This Is Yet Another Glaring Example Of Why The EU Is A Mind Blowing Failure
The debt crisis in Europe just seems to get worse with each passing day, and it is yet another glaring example of why the EU is a mind blowing failure. The EU is made up of 27 nations that all have their own economic policies, and 17 of those nations are trying to use the euro as a common currency. But when you have 27 different governments pulling in different directions, it is inevitable that there are going to be major problems. The stunt that Greek Prime Minister George Papandreou just pulled is a perfect example of the nightmare that the EU has become. European officials worked really hard to pull together a deal to address the debt crisis (of course the deal was a total mess, but that is another matter), and a couple of days later Papandreou decides that Greece should hold a national referendum on it. It is so bizarre that it almost defies words. But that is what happens in the EU. Someone else always wants to have a say. Someone else always wants to throw a fly into the ointment. Someone else always want to throw in their two cents. The EU is a bureaucratic nightmare and this latest episode is yet another example of that fact. First the politicians in Europe come up with an idiotic plan that is going to make the financial crisis much worse, then Papandreou comes forward and pulls a stunt that shatters what little confidence the financial markets still had in Greece. That is why the EU should break up. It is a total failure and it is time that we all admitted it.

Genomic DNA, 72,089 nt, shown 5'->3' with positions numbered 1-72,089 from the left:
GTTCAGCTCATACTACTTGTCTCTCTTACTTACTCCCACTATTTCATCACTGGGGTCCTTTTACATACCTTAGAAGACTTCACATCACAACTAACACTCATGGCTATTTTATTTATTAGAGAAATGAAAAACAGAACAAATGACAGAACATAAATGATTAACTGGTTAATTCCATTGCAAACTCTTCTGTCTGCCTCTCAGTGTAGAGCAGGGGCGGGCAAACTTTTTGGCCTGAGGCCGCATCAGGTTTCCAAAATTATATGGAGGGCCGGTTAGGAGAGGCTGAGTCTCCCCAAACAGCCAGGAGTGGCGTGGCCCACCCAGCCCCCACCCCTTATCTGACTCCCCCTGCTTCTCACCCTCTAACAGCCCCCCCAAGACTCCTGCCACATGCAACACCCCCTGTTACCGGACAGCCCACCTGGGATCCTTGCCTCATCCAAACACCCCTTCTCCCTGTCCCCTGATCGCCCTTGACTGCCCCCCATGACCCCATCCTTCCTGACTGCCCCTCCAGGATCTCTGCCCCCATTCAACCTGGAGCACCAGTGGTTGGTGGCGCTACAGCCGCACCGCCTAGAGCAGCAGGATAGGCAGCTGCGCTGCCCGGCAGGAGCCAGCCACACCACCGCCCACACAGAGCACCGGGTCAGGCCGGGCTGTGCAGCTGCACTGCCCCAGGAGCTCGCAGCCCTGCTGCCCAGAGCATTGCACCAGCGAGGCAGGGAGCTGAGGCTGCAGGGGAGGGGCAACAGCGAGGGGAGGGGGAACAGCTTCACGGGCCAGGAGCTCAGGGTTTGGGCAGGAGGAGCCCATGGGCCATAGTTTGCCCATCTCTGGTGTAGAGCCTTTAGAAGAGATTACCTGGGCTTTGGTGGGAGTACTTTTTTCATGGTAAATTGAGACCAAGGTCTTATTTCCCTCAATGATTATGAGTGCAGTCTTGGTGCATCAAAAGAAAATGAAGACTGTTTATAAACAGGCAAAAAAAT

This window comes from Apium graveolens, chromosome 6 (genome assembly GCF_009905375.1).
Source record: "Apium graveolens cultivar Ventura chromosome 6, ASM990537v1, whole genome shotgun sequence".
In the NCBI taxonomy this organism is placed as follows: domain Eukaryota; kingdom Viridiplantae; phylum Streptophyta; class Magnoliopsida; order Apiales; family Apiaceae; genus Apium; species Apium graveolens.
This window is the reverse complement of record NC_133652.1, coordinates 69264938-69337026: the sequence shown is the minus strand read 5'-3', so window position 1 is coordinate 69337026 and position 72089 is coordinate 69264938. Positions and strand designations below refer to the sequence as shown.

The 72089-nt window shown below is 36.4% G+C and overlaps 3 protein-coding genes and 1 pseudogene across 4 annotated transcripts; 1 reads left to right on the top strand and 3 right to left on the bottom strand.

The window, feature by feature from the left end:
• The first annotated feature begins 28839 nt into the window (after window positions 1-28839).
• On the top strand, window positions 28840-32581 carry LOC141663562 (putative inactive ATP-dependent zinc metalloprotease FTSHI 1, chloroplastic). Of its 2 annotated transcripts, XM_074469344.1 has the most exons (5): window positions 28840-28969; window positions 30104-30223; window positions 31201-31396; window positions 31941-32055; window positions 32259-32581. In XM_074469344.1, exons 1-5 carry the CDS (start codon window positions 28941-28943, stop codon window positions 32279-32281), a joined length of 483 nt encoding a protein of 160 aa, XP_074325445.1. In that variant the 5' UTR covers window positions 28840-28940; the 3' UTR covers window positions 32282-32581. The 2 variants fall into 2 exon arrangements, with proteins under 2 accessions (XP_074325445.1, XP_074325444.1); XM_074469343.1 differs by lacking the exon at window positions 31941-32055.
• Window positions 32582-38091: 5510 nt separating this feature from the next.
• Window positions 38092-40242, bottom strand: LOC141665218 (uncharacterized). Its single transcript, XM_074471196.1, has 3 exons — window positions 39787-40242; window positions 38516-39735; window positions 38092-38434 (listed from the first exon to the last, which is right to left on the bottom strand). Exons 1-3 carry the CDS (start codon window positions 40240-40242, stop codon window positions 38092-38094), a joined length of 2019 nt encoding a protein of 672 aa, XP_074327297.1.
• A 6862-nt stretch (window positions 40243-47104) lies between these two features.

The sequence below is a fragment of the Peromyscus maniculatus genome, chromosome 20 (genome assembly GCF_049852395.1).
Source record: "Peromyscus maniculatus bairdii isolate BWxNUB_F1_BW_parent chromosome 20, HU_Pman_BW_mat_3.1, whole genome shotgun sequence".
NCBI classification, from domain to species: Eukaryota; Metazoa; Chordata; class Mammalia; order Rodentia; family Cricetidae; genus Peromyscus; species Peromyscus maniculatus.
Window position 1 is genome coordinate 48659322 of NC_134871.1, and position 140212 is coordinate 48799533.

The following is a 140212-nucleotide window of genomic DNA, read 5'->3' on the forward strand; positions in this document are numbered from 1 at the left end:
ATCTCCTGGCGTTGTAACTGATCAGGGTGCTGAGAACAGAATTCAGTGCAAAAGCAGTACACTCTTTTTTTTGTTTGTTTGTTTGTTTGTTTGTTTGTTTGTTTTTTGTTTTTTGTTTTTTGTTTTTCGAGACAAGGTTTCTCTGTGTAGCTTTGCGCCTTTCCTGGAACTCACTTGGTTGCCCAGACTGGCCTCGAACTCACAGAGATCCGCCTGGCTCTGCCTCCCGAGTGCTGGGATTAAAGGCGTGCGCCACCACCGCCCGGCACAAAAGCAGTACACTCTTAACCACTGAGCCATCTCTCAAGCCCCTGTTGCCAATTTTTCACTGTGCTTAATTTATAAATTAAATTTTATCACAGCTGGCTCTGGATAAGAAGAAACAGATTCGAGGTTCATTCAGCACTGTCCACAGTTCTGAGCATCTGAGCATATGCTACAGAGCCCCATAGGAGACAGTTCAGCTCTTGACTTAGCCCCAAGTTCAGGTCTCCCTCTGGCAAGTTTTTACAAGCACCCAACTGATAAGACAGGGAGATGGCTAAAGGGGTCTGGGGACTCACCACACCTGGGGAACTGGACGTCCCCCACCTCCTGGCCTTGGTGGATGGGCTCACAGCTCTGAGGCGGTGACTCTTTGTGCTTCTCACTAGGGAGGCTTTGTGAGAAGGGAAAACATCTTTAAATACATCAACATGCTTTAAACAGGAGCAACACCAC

Financial markets reacted in horror to the news that Papandreou wants Greece to hold a referendum on the debt deal.
Apparently Papandreou wants the Greek people to willingly choose the harsh austerity measures contained in the package. To be honest, that is not entirely unreasonable considering the tremendous economic damage that austerity measures have already done to the Greek economy.
So if there is a referendum, will the Greeks vote for the package?
That is not at all certain.